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Collected Poems [Paperback]

David Markson


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Book Description

Feb. 1 2010
"Markson is regarded as an inventive literary stylist in the manner of James Joyce, William Gaddis, and Malcolm Lowry . . . and many critics have commented that his compressed, highly allusive fiction verges on poetry." In view of such a judgment (from Contemporary Literary Criticism), it should surely come as less than a surprise that Markson has indeed written poems through much of his career, the best of which are gathered here for the first time. "Some are only playful," he indicates in a casually self-deprecating foreword, while certain others "are lyrics of a type generally deemed antiquated." Nonetheless, both these and his more ambitious efforts bear witness to Markson's lifelong creative absorption with such subjects as literature, art, music, the creative process, love and its loss, death, male-female relationshipsnot to mention drink, sex, even certain cherished aspects of the female anatomy. And, any "surprise" here, then, is finally perhaps only at Markson's stunning poetic variants on those extraordinary qualities that vitalize his prose.

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Product Description

From Publishers Weekly

Markson, as a prose writer, has often been compared to James Joyce. His novels, Springer's Progress and, particularly, Wittgenstein's Mistress , are filled with a kind of lyrical music and allusiveness that is the very embodiment of modernist fiction. Here, he has assembled an amusing and at times moving collection of short poems, and if they perform no other function than to give solid, comic, earthy background to the stylistic arabesques of his other work, then they have served a good purpose. The poems have a throwaway quality to them, light lyrics composed under duress of hangover, love's betrayals and bad reviews. Together, they track the rising and falling, soft and embittered sensibility of a New York writer eyeing the streets for women or perhaps Dylan Thomas. Or James Agee. Or e.e. cummings. Or Malcolm Lowry (about whom Markson has written a critical study). Markson's style, he admits in the foreword, is "of a type generally deemed antiquated," but the book seems only all the more larkish for it. The appendices include a prose reminiscence of Conrad Aiken, and a recollection of the night that drinking buddy Dylan Thomas died. Like Joyce's single volume of poems Chamber Music , these poems provide a little more grip on the major works of their creator.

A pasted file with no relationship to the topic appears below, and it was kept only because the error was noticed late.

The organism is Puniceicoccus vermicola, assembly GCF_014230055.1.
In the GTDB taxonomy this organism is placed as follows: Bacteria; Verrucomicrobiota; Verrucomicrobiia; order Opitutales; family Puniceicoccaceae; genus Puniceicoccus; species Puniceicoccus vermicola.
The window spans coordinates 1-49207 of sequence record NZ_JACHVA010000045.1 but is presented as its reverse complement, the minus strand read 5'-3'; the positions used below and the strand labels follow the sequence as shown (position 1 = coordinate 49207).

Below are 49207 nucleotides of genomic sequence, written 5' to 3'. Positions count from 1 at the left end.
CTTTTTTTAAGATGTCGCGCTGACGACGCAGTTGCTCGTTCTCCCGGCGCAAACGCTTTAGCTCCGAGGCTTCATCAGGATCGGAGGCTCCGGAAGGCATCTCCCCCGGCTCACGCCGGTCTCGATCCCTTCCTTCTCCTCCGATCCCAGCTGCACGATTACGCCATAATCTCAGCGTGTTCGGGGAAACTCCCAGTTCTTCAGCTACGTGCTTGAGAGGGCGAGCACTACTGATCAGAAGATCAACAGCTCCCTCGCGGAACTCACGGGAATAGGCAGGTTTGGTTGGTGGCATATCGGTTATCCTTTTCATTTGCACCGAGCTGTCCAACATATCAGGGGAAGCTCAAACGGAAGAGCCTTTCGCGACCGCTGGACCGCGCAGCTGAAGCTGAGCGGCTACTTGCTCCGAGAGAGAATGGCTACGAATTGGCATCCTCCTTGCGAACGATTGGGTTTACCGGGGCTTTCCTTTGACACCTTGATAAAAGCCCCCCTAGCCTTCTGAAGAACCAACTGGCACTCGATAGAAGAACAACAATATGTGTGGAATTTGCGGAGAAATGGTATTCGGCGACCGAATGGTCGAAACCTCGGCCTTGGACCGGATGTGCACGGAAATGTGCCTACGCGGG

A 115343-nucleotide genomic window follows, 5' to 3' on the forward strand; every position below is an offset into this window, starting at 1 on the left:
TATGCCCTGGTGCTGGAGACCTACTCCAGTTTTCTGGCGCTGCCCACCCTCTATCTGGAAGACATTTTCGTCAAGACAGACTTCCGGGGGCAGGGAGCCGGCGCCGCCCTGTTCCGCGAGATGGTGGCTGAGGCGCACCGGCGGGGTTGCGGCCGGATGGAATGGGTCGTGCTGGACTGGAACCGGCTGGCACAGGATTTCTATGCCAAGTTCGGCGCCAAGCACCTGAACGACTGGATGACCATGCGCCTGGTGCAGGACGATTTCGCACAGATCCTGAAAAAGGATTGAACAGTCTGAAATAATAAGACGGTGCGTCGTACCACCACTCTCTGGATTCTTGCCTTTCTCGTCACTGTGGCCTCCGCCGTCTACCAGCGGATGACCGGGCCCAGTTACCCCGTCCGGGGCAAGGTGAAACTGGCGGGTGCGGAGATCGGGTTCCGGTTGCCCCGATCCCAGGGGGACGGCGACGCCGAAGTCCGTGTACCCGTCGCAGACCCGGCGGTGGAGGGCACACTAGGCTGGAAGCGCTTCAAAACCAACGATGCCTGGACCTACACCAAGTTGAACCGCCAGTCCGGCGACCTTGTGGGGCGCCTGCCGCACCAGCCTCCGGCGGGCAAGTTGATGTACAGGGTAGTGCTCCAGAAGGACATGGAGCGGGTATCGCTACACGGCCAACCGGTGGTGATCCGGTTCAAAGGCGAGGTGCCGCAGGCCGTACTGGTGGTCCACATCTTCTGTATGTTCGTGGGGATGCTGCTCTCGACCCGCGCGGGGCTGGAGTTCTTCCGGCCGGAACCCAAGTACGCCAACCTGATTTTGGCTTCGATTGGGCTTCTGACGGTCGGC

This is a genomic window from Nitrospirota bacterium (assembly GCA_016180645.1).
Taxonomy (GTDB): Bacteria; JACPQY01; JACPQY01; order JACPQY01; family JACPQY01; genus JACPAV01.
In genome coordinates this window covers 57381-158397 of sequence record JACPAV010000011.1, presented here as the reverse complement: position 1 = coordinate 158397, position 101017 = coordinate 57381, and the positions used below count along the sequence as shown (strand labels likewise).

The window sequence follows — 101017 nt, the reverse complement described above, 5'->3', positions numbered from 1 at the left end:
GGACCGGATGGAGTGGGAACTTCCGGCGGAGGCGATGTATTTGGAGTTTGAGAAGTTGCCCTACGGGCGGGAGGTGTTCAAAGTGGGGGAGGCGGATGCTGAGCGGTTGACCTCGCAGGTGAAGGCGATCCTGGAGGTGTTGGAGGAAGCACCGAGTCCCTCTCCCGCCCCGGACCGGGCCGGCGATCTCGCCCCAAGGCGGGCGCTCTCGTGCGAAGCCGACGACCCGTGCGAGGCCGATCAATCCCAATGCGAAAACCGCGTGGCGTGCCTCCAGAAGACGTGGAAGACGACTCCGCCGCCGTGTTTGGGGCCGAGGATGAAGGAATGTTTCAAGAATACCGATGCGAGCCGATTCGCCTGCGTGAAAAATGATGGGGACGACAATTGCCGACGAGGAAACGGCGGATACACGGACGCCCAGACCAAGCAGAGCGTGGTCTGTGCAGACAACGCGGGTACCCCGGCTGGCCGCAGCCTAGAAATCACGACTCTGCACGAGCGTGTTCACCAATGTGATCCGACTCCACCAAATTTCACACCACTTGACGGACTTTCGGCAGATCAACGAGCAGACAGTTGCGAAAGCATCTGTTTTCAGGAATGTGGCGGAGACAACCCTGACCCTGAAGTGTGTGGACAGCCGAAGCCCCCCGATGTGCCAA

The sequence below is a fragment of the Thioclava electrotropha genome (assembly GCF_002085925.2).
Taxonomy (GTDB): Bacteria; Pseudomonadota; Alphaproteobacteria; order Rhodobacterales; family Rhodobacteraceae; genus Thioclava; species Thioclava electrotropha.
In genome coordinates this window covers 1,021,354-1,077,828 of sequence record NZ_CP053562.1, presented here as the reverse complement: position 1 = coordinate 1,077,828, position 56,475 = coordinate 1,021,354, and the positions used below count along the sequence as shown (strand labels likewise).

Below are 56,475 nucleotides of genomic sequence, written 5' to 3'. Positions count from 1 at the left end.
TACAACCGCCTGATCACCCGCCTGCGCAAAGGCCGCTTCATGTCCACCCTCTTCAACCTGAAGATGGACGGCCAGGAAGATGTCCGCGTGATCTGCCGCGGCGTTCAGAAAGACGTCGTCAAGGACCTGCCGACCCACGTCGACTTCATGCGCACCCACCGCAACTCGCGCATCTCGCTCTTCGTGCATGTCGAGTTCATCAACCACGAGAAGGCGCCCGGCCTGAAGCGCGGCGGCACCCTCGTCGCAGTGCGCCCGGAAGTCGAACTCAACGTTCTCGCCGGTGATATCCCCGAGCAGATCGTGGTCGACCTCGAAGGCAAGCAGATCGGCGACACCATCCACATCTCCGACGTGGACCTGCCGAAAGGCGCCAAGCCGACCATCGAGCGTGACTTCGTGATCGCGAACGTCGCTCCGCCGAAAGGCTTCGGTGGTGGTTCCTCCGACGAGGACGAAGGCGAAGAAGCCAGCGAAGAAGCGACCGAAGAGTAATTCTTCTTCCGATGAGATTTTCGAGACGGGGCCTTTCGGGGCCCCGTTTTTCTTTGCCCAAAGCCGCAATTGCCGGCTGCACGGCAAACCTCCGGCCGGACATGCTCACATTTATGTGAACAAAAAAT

Copyright 1993 Reed Business Information, Inc.

Review

"Like Joyce's single volume of poems Chamber Music, these poems provide a little more grip on the major works of their creator." -- Publishers Weekly 8-9-93

"Ultimately, that very sense of playfulness and humor distinguishes these poems from the seriousness and cynicism that sometimes seem to dominate our literature and our life." -- The Malcolm Lowry Review Fall 93

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Most Helpful Customer Reviews on Amazon.com (beta)
Amazon.com: 4.0 out of 5 stars  1 review
4.0 out of 5 stars Mainly for collecters of Markson only... May 26 2010
By J. Crombez - Published on Amazon.com
Format:Paperback|Verified Purchase
Markson's poetry is a little bit dated, but has a few pieces of true value. What I liked most is how it foreshadowed some of his later style in the ancedotal novels. A writer for the literary crowd, whose name drops don't mean anything if you aren't well read. This clearly isn't a book of poetry for everyone, but it was enjoyable. Even Markson in the introduction pokes fun at his style that is at times outmoded. Worth adding to a collection for a fan.
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